For one thing, instead of forcing women into a box of acceptable femininity, it forces them into a box of acceptable masculinity. It doesn’t question the base assumption that only male-coded traits like violence are valuable or worthy of recognition; for historical women to get their accolades, they have to embrace the patriarchal social order and become “cool girls” who do whatever the boys do.
Of course, many historical women did do male-coded things, overcoming enormous barriers in the process, and we should talk about them. But accepting the cultural assumption that only male-coded pursuits are important leaves out all kinds of women and distorts the rest as they’re measured against a metric that, for most people, is just nonsense. (Some people try to solve this problem by expanding “badass” to encompass any kind of cool, impressive, or interesting behavior, but surely it’s better to just say “interesting” or “impressive,” or to simply say “historical women” with the assumption that women are inherently interesting.)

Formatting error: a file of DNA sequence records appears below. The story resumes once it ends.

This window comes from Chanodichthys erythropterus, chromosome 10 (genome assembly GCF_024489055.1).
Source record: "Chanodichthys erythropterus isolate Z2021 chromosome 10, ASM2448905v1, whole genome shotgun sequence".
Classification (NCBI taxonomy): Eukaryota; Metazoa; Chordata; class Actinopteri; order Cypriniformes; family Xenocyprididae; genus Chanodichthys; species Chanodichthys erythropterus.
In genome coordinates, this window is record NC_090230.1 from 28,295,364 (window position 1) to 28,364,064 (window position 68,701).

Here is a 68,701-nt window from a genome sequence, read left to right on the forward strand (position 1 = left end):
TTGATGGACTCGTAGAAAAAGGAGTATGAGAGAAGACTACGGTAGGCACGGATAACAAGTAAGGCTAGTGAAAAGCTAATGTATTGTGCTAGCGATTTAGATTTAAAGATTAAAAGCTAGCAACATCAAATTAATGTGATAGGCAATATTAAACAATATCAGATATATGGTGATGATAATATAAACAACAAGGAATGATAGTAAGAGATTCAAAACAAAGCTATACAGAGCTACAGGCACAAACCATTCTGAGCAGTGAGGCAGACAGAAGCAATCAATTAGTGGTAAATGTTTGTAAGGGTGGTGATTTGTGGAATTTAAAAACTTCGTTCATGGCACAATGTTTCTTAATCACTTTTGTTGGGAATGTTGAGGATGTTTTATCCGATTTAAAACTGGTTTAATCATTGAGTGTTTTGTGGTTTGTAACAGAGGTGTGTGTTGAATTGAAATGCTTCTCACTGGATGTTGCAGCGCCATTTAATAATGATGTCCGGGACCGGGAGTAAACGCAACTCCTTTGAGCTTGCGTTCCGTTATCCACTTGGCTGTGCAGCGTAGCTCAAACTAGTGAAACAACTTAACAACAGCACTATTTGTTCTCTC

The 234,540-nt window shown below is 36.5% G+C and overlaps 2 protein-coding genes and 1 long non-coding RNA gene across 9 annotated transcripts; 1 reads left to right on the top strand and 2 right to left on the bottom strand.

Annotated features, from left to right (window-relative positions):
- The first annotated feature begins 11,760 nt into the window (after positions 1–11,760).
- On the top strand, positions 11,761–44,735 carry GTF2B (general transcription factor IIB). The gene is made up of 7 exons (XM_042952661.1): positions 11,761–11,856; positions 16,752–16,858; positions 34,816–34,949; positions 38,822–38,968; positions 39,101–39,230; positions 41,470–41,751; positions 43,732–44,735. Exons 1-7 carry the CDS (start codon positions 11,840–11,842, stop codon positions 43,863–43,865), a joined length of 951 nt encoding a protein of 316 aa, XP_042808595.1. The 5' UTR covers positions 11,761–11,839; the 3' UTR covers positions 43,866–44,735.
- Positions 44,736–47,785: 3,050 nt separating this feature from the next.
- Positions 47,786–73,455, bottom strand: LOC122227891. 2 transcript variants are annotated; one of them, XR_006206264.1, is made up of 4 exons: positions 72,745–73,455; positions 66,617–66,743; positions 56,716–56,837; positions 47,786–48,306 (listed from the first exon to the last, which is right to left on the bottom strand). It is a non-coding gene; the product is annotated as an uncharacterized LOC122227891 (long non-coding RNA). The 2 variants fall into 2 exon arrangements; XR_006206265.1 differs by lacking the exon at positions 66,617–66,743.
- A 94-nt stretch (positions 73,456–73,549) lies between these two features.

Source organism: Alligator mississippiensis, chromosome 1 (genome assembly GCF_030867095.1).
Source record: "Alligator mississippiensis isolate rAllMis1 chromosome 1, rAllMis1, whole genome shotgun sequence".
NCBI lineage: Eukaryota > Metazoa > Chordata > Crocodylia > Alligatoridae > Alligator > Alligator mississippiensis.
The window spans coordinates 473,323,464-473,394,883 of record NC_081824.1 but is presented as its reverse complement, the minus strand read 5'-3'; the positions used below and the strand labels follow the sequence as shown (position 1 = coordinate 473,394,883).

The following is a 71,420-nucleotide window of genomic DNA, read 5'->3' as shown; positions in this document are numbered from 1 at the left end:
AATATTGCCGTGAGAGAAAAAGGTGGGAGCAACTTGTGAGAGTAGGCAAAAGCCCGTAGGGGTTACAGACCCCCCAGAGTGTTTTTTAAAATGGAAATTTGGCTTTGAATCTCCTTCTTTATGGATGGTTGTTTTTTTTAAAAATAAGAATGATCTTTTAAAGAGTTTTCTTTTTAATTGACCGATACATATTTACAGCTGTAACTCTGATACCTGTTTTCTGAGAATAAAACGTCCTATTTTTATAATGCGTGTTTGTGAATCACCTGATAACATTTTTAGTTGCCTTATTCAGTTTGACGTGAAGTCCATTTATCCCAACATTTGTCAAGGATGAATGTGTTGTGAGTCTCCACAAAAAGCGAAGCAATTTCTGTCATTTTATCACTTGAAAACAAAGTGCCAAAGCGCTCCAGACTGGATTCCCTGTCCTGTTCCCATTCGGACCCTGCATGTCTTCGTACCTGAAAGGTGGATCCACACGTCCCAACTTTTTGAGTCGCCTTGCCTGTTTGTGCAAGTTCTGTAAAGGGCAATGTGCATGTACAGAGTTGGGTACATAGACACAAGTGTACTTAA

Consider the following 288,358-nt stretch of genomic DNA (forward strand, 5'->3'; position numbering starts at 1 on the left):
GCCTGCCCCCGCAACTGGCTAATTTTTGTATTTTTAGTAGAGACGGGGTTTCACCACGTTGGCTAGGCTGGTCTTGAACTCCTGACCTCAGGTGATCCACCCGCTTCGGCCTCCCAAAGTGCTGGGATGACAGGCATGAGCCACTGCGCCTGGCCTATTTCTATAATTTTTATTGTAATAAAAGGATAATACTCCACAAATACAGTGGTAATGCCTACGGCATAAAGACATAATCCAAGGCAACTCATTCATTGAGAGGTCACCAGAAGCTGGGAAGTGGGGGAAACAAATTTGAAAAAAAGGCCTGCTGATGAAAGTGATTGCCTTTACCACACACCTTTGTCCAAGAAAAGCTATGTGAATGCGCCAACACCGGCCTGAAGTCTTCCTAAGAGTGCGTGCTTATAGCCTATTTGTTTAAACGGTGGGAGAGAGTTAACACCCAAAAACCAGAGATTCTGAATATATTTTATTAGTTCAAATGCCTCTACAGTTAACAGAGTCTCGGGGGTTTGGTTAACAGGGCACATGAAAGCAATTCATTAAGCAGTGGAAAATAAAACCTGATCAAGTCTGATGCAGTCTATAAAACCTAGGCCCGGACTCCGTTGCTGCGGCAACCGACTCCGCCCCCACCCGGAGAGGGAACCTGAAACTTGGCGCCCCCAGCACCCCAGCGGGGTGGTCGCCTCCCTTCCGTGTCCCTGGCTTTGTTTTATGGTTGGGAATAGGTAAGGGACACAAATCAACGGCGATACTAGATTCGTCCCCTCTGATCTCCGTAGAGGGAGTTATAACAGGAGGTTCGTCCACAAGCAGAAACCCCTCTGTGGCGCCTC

Consider my favorite artist, Leonora Carrington. Was she a badass? Well, she ran away from her oppressive aristocratic British upbringing, told off Joan Miró for asking her to buy him cigarettes, and wears a breastplate in a portrait by colleague Leonor Fini. She was also infatuated with a married man twice her age, wrote mopey stories vilifying her romantic rivals when her love life was going badly, and had a mental breakdown when they were separated that ended with her interred in an asylum. (And that’s only the first act of her story.) Badass? Maybe you could use that word, but it’s a weak descriptor that fails to capture the breadth of her character. She was, at various times, vibrant, accomplished, joyful, troubled, jealous, innocent, wise, fallible, and deeply human.